What is a Service Dog?
The ADA defines a service dog as a dog that is individually trained to do work or perform tasks for people with disabilities. Under the ADA, State and local governments, private businesses and non-profits that serve the public have a general requirement to allow service dogs to accompany their handlers in all areas where the public is permitted.
So can you bring your service dog on a plane with you?
Yes, duly trained and registered service dogs may fly with you pursuant to the rules of the ADA. If you are wondering if you can bring an emotional support animal on a plane with you, the answer is, it depends. Prior to 2021, emotional support animals were permitted to fly, but as a result of amendments to the Air Carrier Act, only service dogs have a statutory right to fly in the cabin.
What are the Requirements to Register a Service Dog.
We’ve distilled the requirements of how your dog can become a service dog into 3 simple steps:
- Identify the right service dog for your disability
- Ensure proper training
- Registering and certifying your service dog
Step 1: Identify the right service dog for your disability
While any dog breed is eligible to be a service dog, certain breeds have characteristics and instincts that allow them to excel at specific tasks. Whether you have a Golden Retriever, a Poodle or a Pomeranian, all dogs are suitable for service work. For example, Collies are hyper intelligent and are often trained to help detect oncoming seizures in epileptic patients. Even Pit Bulls can be service dogs.
Be sure to consider additional characteristics when determining what breed is right for you. While Great Danes are known for their gentle nature and ability to assist individuals with anxiety disorders, they are extremely large, and may not be the best breed for those in tight spaces. Additionally, certain breeds like German Shepherds and Labradors make great all around service dogs, but they do require significant exercise and are not ideal for those with a stationary lifestyle.
Whichever dog you choose, be sure to consider the pros and cons and consider how the characteristics of the dog line up with your lifestyle and disability
Step 2: Ensure Proper Training
This is the most important step in having your dog become a service dog. Training and temperament are the key aspects and markers of a service dog. The ADA does not issue or require any formal training certifications. This aspect of the process is completely self-regulated by the community.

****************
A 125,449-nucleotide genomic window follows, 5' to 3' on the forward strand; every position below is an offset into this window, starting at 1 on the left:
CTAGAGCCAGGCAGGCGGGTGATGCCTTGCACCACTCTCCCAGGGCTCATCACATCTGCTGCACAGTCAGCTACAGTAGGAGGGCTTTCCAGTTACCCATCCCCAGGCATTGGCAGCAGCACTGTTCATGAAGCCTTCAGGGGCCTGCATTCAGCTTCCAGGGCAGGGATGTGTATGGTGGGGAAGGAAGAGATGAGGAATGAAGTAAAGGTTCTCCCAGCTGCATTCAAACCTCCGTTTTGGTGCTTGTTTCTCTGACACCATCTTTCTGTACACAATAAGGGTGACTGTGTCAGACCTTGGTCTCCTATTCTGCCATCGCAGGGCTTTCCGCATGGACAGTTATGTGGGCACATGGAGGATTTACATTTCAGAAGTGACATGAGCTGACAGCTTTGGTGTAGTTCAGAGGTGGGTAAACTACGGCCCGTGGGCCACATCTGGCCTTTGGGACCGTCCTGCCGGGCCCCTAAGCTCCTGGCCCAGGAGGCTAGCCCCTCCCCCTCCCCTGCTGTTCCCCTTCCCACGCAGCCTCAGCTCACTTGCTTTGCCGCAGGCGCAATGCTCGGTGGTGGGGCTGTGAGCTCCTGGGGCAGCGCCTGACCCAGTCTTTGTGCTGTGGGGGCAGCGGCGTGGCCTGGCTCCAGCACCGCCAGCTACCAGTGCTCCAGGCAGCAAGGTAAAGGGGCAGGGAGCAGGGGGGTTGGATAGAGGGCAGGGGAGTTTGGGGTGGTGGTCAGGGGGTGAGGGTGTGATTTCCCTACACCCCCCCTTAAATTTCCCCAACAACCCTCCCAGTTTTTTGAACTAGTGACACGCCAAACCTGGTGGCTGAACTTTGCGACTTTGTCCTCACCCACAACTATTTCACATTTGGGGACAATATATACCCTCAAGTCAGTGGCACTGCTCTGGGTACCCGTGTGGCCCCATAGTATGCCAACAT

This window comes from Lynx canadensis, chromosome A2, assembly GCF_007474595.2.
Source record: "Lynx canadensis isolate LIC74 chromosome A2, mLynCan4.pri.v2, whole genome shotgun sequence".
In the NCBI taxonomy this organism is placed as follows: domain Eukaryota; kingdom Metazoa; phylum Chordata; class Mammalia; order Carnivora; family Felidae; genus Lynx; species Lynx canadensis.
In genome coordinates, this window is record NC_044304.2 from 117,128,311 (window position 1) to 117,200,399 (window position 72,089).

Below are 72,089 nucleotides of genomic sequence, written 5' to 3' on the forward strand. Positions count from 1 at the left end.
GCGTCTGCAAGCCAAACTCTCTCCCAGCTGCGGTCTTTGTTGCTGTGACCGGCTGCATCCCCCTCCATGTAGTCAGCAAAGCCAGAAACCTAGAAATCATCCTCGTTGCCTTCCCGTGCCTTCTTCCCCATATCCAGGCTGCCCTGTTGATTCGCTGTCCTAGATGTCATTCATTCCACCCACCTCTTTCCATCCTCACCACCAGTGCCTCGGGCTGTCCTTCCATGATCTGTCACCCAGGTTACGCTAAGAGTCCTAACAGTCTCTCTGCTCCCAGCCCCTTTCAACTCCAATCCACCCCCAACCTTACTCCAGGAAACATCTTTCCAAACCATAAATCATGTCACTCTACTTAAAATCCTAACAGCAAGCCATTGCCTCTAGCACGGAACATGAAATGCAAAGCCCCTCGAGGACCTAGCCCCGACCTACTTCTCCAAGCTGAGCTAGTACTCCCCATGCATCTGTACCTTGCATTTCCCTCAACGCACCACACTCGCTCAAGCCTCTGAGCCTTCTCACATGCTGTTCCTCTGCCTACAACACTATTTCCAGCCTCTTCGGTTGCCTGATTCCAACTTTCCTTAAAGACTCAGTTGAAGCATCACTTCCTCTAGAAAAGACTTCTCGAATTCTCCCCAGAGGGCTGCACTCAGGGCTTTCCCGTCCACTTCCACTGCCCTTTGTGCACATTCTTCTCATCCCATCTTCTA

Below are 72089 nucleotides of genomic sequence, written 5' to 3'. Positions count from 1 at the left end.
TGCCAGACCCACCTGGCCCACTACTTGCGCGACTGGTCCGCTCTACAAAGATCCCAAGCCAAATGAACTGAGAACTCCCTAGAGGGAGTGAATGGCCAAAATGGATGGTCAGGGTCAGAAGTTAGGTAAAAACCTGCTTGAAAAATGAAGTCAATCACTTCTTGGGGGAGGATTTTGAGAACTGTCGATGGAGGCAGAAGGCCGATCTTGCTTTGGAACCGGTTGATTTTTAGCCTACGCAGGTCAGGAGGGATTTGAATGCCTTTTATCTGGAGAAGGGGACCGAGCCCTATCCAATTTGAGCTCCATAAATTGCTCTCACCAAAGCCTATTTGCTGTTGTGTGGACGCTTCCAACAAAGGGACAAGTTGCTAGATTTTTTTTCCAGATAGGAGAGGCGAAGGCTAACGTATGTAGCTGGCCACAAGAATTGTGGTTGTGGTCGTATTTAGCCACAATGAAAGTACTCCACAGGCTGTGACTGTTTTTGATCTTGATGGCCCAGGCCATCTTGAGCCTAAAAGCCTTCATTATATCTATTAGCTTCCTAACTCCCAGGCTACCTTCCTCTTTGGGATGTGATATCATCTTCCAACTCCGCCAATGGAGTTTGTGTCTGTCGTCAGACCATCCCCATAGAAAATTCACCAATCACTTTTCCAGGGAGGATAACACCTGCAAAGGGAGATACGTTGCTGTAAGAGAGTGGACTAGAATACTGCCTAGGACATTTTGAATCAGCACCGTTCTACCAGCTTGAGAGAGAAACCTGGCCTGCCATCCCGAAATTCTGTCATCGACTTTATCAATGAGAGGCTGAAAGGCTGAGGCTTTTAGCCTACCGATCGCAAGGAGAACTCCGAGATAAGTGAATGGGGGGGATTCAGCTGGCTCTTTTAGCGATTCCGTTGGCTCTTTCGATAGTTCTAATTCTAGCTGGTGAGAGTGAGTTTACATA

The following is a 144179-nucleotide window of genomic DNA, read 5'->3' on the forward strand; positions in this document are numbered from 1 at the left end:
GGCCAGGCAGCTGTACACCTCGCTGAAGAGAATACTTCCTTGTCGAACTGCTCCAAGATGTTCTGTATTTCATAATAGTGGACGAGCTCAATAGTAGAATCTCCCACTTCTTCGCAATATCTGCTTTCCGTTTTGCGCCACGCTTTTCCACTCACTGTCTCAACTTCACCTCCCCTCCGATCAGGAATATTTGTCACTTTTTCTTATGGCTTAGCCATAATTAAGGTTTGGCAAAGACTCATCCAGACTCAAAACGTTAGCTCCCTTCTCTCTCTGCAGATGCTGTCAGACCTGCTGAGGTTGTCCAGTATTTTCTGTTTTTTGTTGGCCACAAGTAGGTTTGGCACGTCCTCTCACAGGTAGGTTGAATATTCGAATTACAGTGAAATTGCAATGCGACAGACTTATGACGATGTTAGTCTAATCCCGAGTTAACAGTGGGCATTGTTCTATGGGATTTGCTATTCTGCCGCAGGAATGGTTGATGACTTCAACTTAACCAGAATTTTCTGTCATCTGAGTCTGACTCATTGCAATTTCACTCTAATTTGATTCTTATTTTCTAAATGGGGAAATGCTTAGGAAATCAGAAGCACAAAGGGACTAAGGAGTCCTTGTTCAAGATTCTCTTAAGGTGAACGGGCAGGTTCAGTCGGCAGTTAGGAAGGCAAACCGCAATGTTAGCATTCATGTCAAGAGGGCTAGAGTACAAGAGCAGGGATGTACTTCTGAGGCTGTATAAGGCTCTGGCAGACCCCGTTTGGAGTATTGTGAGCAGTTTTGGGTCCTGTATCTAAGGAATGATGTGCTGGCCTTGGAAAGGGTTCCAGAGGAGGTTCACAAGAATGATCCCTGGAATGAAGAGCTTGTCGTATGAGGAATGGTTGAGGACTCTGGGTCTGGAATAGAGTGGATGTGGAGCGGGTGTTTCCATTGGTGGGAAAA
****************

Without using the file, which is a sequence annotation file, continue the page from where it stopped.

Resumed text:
The most critical component of service dog training is teaching your dog to perform the specific task that it is being trained to assist you with. These tasks can be detecting oncoming seizures, reminding you to take medication or providing physical stimulation during anxiety episodes/attacks.
If you are unsure how to go about training your dog, consider signing up for online training or reach out to a professional training service. Training a service dog is no simple task, and must not be taken lightly.
At the end of the day, if your dog is trained to perform a specific task and maintains an appropriate temperament in public, your dog can be considered a service dog, and you have rights afforded to you under the ADA.
Step 3: Register a service dog in the united states and certification
Let’s be clear, there is no official registry for service dogs in the United States and service dog certificates are not a formal requirement. Any service dog registry claiming to be government operated or sanctioned is simply false information. Business operators and government officials cannot legally require proof of registration, training or licensing as a condition to enter their establishment where the public is permitted.
The only two questions that are permissible for you to be asked about your service dog are:
- Is the animal required because of a disability?
- What task has the animal been trained to perform?
Once you confirm the above, businesses must make reasonable accommodations. The ADA does not recognize physical markers such as service dog vests either. Unfortunately, many businesses that interact with the public are unfamiliar with the laws surrounding service animals and insist on receiving physical proof of service dog registration.
As a matter of convenience and to ensure proper access as intended by the ADA, many service dog handlers choose to voluntarily register their dogs as service dogs and carry a digital ID card and/or certificate with them. This can prevent uncomfortable situations or confusion when interacting with staff at public establishments.